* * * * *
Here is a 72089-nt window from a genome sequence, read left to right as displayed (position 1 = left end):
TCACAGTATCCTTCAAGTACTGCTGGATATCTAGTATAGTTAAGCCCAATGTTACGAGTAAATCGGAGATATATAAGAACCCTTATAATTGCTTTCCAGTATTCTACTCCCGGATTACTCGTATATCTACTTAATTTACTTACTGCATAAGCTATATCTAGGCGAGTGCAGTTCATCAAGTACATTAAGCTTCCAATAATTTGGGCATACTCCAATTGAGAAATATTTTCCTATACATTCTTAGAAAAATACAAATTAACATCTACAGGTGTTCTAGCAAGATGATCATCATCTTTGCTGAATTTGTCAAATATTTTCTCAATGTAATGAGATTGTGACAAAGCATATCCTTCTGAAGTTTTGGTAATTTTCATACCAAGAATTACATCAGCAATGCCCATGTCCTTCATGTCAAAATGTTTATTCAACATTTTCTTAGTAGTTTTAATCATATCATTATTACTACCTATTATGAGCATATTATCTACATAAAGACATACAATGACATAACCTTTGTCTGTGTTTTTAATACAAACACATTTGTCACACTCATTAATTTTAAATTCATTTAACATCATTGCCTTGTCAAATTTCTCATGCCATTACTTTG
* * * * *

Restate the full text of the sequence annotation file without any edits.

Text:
Here is a 72089-nt window from a genome sequence, read left to right as displayed (position 1 = left end):
TCACAGTATCCTTCAAGTACTGCTGGATATCTAGTATAGTTAAGCCCAATGTTACGAGTAAATCGGAGATATATAAGAACCCTTATAATTGCTTTCCAGTATTCTACTCCCGGATTACTCGTATATCTACTTAATTTACTTACTGCATAAGCTATATCTAGGCGAGTGCAGTTCATCAAGTACATTAAGCTTCCAATAATTTGGGCATACTCCAATTGAGAAATATTTTCCTATACATTCTTAGAAAAATACAAATTAACATCTACAGGTGTTCTAGCAAGATGATCATCATCTTTGCTGAATTTGTCAAATATTTTCTCAATGTAATGAGATTGTGACAAAGCATATCCTTCTGAAGTTTTGGTAATTTTCATACCAAGAATTACATCAGCAATGCCCATGTCCTTCATGTCAAAATGTTTATTCAACATTTTCTTAGTAGTTTTAATCATATCATTATTACTACCTATTATGAGCATATTATCTACATAAAGACATACAATGACATAACCTTTGTCTGTGTTTTTAATACAAACACATTTGTCACACTCATTAATTTTAAATTCATTTAACATCATTGCCTTGTCAAATTTCTCATGCCATTACTTTG